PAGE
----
The KSU Jazz En

Sherr Completes Piece Three Years in the Making
By Lauren Highfill

Laurence Sherr composing at an artist colony.

Kennesaw State University Composer-in-Residence Laurence Sherr is having a fruitful summer. Earning a fellowship at the Hambidge Center for the Creative Arts and Sciences, Sherr resided in the serene North Georgia setting for several weeks. During his residency, Sherr completed a piece, recently renamed “Flame Language,” that he spent three years creating. “I was glad to have time to exclusively devote to this piece” at the Center, he says. 

“Flame Language” is a composition about the plight of victims of the Holocaust. The words to the piece are taken from a poem written by Nelly Sachs, a female survivor of the Holocaust. Sherr feels an intense connection to Sachs’ poetry because his mother also survived the Holocaust.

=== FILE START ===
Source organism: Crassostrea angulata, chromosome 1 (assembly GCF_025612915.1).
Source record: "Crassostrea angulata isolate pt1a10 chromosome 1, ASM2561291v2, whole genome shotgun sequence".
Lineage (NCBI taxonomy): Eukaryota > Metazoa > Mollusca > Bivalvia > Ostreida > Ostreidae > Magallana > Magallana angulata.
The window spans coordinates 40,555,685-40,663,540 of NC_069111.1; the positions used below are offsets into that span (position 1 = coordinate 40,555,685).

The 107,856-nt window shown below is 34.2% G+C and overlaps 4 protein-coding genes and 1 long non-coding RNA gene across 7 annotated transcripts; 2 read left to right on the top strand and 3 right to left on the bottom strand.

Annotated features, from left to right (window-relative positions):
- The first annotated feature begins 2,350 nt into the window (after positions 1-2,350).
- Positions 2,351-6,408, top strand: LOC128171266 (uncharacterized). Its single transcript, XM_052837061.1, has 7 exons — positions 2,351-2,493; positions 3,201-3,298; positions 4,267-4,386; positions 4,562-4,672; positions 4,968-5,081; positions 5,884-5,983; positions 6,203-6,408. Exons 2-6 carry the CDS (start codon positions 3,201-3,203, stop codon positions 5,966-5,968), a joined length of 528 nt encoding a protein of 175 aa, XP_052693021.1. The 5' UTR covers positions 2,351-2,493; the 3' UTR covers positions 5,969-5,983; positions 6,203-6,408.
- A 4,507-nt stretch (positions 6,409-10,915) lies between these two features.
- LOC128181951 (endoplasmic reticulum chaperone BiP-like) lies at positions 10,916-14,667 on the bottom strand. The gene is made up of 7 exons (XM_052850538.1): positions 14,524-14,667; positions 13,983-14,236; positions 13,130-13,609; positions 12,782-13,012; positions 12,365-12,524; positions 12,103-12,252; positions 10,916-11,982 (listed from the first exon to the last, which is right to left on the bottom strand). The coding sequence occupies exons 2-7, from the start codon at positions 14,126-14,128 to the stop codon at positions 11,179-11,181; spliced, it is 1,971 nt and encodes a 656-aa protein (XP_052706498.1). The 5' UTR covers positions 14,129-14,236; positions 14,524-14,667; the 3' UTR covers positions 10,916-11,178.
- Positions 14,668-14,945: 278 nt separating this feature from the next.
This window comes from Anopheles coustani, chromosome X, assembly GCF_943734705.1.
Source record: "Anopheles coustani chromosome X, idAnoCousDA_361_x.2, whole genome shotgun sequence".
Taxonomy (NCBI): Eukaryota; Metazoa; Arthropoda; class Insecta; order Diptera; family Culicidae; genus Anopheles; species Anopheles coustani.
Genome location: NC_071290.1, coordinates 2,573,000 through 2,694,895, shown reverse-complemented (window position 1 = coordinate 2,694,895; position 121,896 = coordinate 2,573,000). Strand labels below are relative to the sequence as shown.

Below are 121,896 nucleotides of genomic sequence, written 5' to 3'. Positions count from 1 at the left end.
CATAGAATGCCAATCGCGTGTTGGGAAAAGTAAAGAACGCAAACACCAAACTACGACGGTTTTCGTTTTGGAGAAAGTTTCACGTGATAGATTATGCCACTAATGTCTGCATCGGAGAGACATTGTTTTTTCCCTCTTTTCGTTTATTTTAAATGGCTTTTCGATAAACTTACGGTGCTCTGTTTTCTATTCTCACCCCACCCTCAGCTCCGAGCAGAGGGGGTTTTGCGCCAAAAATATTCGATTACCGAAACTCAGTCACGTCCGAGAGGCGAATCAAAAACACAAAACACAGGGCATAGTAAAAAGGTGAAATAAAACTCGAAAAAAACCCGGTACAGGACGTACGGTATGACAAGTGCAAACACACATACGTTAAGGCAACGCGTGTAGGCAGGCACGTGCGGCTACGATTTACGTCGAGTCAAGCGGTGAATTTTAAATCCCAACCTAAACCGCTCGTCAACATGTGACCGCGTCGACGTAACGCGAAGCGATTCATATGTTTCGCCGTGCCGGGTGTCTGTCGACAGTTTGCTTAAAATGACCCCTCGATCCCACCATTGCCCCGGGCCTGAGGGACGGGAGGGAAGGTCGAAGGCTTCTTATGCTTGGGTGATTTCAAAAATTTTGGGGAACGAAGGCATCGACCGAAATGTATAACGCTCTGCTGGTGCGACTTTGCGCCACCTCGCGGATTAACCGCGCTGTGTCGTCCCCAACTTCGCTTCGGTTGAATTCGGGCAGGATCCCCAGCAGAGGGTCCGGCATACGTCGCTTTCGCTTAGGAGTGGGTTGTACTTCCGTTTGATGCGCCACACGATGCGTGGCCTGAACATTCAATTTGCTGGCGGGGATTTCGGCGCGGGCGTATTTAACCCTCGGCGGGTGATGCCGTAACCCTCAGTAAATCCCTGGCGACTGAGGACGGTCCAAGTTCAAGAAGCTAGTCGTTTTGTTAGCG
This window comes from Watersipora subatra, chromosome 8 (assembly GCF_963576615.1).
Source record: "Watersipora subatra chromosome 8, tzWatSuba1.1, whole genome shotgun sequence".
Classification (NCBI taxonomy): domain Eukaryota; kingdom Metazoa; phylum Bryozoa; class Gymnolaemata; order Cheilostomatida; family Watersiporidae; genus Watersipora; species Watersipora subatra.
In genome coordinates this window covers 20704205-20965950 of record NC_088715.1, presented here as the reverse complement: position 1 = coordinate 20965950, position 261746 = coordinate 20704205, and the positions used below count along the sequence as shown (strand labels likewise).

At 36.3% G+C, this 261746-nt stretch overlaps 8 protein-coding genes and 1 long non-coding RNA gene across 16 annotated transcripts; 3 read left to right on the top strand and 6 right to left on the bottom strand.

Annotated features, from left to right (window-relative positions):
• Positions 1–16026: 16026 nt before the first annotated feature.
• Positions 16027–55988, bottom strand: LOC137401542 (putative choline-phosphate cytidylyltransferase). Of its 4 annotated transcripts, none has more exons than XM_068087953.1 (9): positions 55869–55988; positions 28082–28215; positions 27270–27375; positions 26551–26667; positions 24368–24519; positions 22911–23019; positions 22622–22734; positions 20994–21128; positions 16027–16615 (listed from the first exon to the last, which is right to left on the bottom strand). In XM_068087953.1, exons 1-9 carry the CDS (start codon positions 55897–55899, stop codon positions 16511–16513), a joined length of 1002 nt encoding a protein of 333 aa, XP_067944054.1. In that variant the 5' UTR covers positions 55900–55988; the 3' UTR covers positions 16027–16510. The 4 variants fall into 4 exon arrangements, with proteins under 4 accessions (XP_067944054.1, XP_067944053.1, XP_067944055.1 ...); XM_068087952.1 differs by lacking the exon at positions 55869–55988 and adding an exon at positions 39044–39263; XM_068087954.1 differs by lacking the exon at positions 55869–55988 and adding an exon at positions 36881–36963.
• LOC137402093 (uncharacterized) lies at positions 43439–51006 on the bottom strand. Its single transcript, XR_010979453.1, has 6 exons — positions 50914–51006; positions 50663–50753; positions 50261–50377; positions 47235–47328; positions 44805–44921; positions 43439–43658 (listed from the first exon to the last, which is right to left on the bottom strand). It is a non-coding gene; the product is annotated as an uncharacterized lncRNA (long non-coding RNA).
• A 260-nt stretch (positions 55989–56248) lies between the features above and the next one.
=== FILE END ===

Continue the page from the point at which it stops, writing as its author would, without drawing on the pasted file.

A few years ago, Sherr composed another piece from another Sachs poem about the Holocaust, “Fugitive Footsteps.” Although the two works address the same catastrophic event, Sherr says a main difference is that “‘Flame Language’ is about the victims rather than the tragedy of survivors.”

While the weeks Sherr spends in artist colonies allow him to devote time to composing, Sherr also brings back what he’s learned to his music composition classes at KSU. “The principles I figure out while I’m working will reflect onto the theory I teach in the classroom,” Sherr says.

Rodney Brown, a senior in music, has taken several of Sherr’s classes and says, “I really admire Dr. Sherr for taking time to work on his pieces. His continued desire to learn more about his craft is what makes him one of the more influential professors that I’ve had at KSU.”

Although Sherr completed “Flame Language” this summer, his learning process and those of his students are life-long. 

 

 

 

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